The 100 Best Space Photos of 2018!

Lunar Eclipse Composite

Tom Harradine

This composite image of the July 27 lunar eclipse, shot from Australia, reveals the Earth's shadow in a whole new way. [Full Story: This Amazing Photo Reveals a Lunar Eclipse Like You've Never Seen It Before]

The Propeller Nebula

Ron Brecher

This squiggly, red space cloud is the Propeller Nebula, part of a much larger expanse of glowing hydrogen about 4,500-6,000 light years away from Earth. Astrophotographer Ron Brecher captured this wide-field image of the nebula, which is part of "an extremely rich part of the Milky Way, which is why it is chock-full of stars,” Brecher said.

Mercury, Venus and the Moon

Victor Rogus

The crescent moon, Venus and Mercury form a nearly straight line in this photo Rogus took on the evening of March 18. The two planets were officially at conjunction the night before on March 17. [Capturing Venus: An Amateur Astronomer's Famous Moon Shot]

NGC 3717

Warren Keller

A colorful sea of stars surrounds the spiral galaxy NGC 3717 in this deep-space image by astrophotographer Warren Keller.

A Bipolar Nebula

Warren Keller/Steve Mazlin/SSRO

Located about 4,000 light-years away in the southern constellation Norma is the bipolar nebula NGC 6164/6165. The term "bipolar" means that it has an asymmetric, two-lobed appearance. Astrophotographers Warren Keller and Steve Mazlin created this image using data from the Star Shadows Remote Observatory.

The Heart Nebula

Terry Hancock/Grand Mesa Observatory

The colorful core of the Heart Nebula glows inside a shell of thick cosmic dust in this image by astrophotographer Terry Hancock. "The Heart Nebula shows the reddish glow of hydrogen atoms energized by bright stars that form inside this emission nebula. Lanes and patches of dark nebulae are also visible in the foreground of this star forming region of the Milky Way,” Hancock said.

Fisheye aurora

John Chumack/Galactic Images

Auroras swirl over the White Mountains of Alaska in this far-out selfie by astrophotographer John Chumack.

The Triangulum Galaxy

Terry Hancock/Grand Mesa Observatory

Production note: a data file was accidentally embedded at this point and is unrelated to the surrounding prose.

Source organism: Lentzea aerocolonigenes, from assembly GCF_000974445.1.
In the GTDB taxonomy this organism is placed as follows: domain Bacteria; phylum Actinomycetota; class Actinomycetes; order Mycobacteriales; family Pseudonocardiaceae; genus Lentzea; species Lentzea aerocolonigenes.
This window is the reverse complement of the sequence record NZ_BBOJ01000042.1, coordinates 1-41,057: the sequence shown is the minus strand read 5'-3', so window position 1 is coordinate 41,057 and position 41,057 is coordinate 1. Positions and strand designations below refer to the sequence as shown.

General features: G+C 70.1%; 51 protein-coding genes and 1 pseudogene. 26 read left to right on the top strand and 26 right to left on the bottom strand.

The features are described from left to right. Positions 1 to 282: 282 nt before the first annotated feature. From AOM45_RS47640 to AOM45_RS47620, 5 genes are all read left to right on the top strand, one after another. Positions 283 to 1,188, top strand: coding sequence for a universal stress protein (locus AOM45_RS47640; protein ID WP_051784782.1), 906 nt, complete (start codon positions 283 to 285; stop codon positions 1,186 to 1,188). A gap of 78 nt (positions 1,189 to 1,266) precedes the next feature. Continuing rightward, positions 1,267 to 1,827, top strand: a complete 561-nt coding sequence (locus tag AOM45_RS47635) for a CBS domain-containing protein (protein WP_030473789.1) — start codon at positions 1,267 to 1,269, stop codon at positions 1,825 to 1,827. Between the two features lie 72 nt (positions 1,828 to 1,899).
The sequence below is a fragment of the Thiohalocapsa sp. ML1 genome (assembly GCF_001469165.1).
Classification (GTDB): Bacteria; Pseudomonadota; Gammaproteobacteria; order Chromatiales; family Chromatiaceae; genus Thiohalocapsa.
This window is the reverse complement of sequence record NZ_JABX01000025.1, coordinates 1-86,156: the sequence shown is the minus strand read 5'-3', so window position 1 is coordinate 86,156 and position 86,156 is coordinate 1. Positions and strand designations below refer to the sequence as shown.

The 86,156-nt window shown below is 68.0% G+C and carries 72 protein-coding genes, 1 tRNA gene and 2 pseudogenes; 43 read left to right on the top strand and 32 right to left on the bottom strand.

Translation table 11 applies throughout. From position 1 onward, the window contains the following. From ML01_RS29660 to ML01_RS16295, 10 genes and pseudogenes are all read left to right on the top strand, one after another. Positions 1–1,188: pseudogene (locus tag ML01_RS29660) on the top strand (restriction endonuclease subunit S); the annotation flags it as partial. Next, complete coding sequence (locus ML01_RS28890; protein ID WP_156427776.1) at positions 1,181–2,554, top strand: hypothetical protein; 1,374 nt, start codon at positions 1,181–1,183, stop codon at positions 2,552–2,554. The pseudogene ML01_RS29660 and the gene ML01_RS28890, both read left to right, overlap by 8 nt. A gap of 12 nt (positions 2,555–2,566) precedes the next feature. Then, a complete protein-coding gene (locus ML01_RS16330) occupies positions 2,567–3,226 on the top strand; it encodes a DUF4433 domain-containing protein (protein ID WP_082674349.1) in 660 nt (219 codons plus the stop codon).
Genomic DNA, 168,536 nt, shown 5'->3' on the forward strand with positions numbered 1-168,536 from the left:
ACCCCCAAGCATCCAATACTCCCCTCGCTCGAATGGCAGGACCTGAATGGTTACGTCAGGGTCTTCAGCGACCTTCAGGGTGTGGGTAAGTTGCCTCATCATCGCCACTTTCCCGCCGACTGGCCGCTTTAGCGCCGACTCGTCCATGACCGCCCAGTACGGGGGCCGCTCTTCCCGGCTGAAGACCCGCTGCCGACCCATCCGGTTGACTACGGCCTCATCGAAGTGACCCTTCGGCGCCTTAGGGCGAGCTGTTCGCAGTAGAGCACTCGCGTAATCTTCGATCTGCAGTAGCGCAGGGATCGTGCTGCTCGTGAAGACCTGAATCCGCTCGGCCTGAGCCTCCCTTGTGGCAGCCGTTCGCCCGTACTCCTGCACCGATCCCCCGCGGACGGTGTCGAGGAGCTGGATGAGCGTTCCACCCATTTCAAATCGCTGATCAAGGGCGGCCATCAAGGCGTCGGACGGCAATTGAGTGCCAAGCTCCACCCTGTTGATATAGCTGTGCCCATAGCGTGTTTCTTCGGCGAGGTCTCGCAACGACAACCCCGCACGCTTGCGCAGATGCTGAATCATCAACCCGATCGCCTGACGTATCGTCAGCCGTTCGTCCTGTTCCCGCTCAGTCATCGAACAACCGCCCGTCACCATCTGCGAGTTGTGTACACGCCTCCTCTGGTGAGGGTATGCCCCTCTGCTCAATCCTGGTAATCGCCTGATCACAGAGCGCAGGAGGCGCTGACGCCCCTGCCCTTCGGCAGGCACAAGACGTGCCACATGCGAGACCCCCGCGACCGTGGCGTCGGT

The Triangulum Galaxy, designated M33, shimmers in hues of purple, pink and red in this image by astrophotographer Terry Hancock.

A Croissant in Cygnus

Terry Hancock/Grand Mesa Observatory

A cosmic croissant floats in the Cygnus constellation in this image by astrophotographer Terry Hancock. He and Col. John Mansur captured the image from the Grand Mesa Observatory is Purdy Mesa, Colorado.

The Bubble Nebula

Terry Hancock/Grand Mesa Observatory

Looming in the center of this cosmic cloud is a spherical nebula called NGC 7635, also known as the Bubble Nebula. Astrophotographer Terry Hancock used a Hubble Space Telescope palette image and an LRGB image he captured from the Grand Mesa Observatory so create this view of the distant "bubble."

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Hanneke Weitering
Contributing expert

Hanneke Weitering is a multimedia journalist in the Pacific Northwest reporting on the future of aviation at and Aviation International News and was previously the Editor for Spaceflight and Astronomy news here at As an editor with over 10 years of experience in science journalism she has previously written for Scholastic Classroom Magazines, MedPage Today and The Joint Institute for Computational Sciences at Oak Ridge National Laboratory. After studying physics at the University of Tennessee in her hometown of Knoxville, she earned her graduate degree in Science, Health and Environmental Reporting (SHERP) from New York University. Hanneke joined the team in 2016 as a staff writer and producer, covering topics including spaceflight and astronomy. She currently lives in Seattle, home of the Space Needle, with her cat and two snakes. In her spare time, Hanneke enjoys exploring the Rocky Mountains, basking in nature and looking for dark skies to gaze at the cosmos.